Comment: The reports over the weekend indicate that a low intensity civil war is in progress, mainly in the south. The Houthis thus far are winning it. They show no signs of complying with League of Arab States', Saudi or Hadi government demands. At this early stage of this fight, no side shows signs of willingness to compromise.

The pro-Hadi fighters have outside air support, but outside intervention is not yet degrading Houthi dominance in western Yemen.

The theme in official and in a few individual statements over the weekend has been that the fight to remove the Houthis from Sana'a will be harder and take longer than it seemed before the campaign started. Initially, the private speculation was that the air campaign would last a month. By the 29th, some leaders privately mentioned up to six months or as long as required.

Every daily briefing has included a summary of military activity along Saudi Arabia's southern border. The border summaries reinforce the overall message that the Saudis are defending themselves.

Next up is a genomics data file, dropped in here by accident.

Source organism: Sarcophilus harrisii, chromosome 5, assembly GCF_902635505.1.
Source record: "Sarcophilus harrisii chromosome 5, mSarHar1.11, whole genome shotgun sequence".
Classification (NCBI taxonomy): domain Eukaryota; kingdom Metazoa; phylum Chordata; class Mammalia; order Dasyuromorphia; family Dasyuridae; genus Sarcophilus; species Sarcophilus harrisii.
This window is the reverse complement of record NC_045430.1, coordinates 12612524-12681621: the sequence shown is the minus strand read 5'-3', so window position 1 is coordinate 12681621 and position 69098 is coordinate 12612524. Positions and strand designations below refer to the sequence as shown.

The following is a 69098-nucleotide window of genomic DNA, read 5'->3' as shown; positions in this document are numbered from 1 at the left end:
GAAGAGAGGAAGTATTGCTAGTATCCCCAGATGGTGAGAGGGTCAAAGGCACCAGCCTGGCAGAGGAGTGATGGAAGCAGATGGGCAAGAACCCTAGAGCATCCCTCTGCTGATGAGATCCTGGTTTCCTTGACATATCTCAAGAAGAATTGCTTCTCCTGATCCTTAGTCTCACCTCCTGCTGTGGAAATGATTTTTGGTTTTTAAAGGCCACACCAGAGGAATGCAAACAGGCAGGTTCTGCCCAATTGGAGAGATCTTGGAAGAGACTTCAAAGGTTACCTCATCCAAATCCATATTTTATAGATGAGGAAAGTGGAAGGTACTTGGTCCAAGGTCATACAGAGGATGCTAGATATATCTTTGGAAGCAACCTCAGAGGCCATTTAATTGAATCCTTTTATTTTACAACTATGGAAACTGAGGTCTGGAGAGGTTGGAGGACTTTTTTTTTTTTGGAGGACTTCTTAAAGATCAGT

One of the NightWatch mantras is that aircraft never take and hold ground. The air campaign is still young, but General Asiri's reference to "roaming the skies" implies the aircrews already have run out of fixed targets. No organized, well-armed and well led southern ground forces exist to force the Houthis to return to north Yemen or even to take advantage of the air campaign.

The Houthis remain defiant and refuse to budge, except to control more territory. No source has reported Houthi militia casualty estimates from the air attacks. Whatever the numbers are, they are not yet forcing the Houthis to leave Aden, much less Sana'a.

The Sunni Arab monarchies have no option but to succeed, now that they have escalated the confrontation with the Houthis and Iran into a war. If Decisive Storm fails, the Saudis will have been the agents of a strategic shift in favor of Iran.

The Houthis have the option of outwaiting the air campaign. They also know that a Coalition ground invasion would involve urban fighting and the likely destruction of much of Yemen's urban sector. It would not be easy or quick and easily could bog down.

Operation Decisive Storm involves multiple large gambles about Houthi behavior and Iranian advice under military coercion. Some Coalition statements suggest the leaders already appreciate that they misjudged Houthi resilience. They also might need to reevaluate their strategy.